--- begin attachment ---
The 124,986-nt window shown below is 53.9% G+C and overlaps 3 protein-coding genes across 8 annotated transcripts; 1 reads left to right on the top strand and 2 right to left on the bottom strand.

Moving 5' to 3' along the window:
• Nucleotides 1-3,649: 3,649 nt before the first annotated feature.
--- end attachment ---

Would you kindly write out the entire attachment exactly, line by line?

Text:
The 124,986-nt window shown below is 53.9% G+C and overlaps 3 protein-coding genes across 8 annotated transcripts; 1 reads left to right on the top strand and 2 right to left on the bottom strand.

Moving 5' to 3' along the window:
• Nucleotides 1-3,649: 3,649 nt before the first annotated feature.